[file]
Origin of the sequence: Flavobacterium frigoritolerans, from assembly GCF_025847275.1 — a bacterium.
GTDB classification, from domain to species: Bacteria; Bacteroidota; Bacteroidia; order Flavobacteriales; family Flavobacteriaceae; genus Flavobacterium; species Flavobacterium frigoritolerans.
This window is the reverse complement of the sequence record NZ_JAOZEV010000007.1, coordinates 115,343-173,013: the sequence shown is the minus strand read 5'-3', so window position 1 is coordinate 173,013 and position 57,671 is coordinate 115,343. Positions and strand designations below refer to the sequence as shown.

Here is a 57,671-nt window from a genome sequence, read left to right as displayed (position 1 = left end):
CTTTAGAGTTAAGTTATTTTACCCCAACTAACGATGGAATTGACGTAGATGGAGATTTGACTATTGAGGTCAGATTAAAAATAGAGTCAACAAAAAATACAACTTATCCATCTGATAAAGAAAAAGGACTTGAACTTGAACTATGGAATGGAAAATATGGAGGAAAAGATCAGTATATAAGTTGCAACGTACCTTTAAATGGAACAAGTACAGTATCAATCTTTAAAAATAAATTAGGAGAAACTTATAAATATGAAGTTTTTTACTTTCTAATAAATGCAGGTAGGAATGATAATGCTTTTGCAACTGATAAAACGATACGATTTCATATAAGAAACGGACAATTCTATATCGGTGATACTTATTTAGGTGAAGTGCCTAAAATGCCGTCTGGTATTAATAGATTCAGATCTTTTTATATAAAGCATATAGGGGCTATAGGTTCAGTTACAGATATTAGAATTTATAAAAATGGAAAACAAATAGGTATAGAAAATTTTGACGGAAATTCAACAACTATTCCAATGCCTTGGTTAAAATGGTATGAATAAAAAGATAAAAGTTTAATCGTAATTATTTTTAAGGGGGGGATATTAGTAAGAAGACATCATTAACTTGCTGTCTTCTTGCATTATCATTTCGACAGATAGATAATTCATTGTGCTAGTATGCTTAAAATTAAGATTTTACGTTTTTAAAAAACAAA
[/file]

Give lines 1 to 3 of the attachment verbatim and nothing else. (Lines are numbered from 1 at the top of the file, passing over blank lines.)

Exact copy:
Origin of the sequence: Flavobacterium frigoritolerans, from assembly GCF_025847275.1 — a bacterium.
GTDB classification, from domain to species: Bacteria; Bacteroidota; Bacteroidia; order Flavobacteriales; family Flavobacteriaceae; genus Flavobacterium; species Flavobacterium frigoritolerans.
This window is the reverse complement of the sequence record NZ_JAOZEV010000007.1, coordinates 115,343-173,013: the sequence shown is the minus strand read 5'-3', so window position 1 is coordinate 173,013 and position 57,671 is coordinate 115,343. Positions and strand designations below refer to the sequence as shown.